Former baseball player, coach, manager, and scout Preston Gómez died yesterday. He had been severely injured last year after being struck by a motor vehicle. He was 86.
Born in Cuba, Gómez was the first manager of the San Diego Padres when they were created as an expansion team in 1969. He was hired by the historic former Brooklyn and Los Angeles Dodger executive Buzzie Bavasi, who knew Gómez from the Dodgers, where he served as the third base coach from 1965 to 1968. (That term included the Dodgers’ 1965 World Series season.)
Gómez was only the second Latin American/Latino manager in baseball history when he took the helm in 1969. Before him there had been the cubano Mike Gónzalez who managed the St. Louis Cardinals during two interim stints, one in 1938 and another in 1940. (Gónzalez managed a total of 22 major league games.) Accordingly, Gómez, it could be argued,was the first Latino to manage a major league baseball team on a permanent basis.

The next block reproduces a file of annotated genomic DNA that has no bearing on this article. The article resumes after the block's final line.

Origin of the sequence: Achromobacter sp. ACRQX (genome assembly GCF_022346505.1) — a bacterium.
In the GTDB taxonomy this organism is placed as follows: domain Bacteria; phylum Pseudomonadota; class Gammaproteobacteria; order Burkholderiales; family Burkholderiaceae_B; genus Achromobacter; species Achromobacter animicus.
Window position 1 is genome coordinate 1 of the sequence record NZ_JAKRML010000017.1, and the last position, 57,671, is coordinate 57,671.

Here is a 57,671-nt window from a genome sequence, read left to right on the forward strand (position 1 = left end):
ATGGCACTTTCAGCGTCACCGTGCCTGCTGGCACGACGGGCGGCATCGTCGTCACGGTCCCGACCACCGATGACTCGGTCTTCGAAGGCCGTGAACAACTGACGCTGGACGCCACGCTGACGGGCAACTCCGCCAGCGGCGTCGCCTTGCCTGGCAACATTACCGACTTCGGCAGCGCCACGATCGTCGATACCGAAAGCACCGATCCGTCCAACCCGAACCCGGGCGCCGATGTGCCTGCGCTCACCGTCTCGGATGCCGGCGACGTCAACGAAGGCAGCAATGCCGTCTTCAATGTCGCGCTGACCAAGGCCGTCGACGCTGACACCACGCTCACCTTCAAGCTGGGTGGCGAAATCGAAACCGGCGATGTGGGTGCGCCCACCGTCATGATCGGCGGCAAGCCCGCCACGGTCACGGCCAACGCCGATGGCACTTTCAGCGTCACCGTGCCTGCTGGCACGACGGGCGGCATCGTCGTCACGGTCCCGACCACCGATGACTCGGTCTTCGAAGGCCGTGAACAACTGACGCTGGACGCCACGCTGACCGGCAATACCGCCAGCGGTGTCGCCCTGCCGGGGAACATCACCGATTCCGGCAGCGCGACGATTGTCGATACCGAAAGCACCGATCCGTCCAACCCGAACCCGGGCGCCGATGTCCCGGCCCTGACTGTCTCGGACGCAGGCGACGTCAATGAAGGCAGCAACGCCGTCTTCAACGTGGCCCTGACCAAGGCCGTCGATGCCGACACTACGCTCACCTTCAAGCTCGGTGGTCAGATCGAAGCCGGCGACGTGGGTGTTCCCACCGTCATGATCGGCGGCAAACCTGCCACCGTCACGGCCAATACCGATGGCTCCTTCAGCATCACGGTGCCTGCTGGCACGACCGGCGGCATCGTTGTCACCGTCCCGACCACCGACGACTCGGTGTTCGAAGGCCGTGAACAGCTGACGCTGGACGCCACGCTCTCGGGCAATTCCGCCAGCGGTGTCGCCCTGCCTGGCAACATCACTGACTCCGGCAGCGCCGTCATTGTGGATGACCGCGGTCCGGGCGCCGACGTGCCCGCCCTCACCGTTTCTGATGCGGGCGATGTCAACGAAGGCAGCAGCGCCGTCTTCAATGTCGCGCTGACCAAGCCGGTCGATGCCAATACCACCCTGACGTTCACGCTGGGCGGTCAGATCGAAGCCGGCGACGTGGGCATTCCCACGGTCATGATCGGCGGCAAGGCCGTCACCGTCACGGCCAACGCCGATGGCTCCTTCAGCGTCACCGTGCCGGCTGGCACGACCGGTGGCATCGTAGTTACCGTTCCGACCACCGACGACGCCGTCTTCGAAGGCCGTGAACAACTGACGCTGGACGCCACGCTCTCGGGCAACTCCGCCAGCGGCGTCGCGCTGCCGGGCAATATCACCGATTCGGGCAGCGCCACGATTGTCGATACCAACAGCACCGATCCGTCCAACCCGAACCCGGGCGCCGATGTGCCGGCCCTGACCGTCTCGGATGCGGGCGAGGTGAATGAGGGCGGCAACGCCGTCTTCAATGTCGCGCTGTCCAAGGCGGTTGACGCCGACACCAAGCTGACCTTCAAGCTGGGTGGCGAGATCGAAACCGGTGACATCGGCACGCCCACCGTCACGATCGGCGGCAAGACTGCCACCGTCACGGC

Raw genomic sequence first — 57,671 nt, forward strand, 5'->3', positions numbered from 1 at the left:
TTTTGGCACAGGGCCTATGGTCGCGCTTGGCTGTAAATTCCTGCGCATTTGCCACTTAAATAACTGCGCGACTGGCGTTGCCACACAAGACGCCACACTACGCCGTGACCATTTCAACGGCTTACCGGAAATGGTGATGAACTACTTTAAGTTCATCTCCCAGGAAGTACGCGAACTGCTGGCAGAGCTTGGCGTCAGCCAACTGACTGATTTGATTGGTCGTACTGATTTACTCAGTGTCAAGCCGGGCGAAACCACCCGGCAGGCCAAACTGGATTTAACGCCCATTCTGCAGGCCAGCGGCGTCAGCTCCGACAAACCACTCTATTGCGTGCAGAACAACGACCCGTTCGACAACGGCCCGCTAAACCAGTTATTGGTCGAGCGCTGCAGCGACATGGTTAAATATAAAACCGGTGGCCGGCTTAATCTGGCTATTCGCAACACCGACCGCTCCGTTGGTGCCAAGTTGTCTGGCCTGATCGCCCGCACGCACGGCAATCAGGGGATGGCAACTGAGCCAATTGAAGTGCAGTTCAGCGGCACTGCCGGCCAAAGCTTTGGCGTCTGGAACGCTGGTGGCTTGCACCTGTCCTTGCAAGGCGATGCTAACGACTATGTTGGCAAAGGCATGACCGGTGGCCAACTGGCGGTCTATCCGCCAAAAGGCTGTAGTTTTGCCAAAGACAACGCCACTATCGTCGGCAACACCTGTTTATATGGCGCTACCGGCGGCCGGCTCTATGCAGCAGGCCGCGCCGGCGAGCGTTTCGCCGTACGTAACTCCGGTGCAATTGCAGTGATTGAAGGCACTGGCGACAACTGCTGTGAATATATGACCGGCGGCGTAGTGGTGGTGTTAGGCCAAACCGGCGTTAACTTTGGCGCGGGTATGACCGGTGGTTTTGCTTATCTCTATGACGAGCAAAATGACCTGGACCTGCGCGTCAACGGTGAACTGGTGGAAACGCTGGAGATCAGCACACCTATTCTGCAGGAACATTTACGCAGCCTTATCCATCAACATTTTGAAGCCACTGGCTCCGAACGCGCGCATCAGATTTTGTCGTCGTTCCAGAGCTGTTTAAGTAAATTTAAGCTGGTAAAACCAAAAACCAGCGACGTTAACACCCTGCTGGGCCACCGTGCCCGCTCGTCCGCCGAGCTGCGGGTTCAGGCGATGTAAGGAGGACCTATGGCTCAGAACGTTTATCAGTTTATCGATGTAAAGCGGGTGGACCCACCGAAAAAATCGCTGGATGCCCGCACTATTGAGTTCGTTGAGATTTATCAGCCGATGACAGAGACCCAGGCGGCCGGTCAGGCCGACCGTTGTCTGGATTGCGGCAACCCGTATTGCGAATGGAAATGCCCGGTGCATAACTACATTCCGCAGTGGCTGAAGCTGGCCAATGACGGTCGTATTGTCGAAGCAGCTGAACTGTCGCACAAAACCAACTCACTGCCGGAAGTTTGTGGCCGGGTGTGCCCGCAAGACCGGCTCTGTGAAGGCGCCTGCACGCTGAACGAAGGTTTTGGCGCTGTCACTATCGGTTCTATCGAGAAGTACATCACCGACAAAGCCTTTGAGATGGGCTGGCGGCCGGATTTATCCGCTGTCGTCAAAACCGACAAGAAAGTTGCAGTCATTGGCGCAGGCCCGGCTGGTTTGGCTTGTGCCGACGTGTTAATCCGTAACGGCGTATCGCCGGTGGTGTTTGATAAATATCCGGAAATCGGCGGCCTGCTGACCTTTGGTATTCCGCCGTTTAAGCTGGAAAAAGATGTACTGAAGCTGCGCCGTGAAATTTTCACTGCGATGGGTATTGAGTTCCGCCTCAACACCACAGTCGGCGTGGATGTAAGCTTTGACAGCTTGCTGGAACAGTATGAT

Preston Gómez played baseball for more than two decades on a professional basis, including 8 games in the big show (for the Washington Senators). He made much more of a name for himself as a coach and as a manager (for the aforementioned Padres (1969-72), as well as he Houston Astros (1974-75) and Chicago Cubs (1980)). For the last 27 years he worked for the California Angels as, first, a coach, and (since 1984) as a scout and consultant.
Latinos have a strong presence in professional baseball. In a generation or two, we will also have a notable presence in the Hall of Fame. Men like Gómez can be simultaneously regarded as pathbreakers for their early achievements but also as human records of baseball’s racial past–a past that prohibited the play of dark-skinned and African-descent Latinos while it allowed the participation of “white” ones.
Undoubtedly, he was an important part of baseball history. For more information on his life in the big leagues, see the announcement from the Angels organization.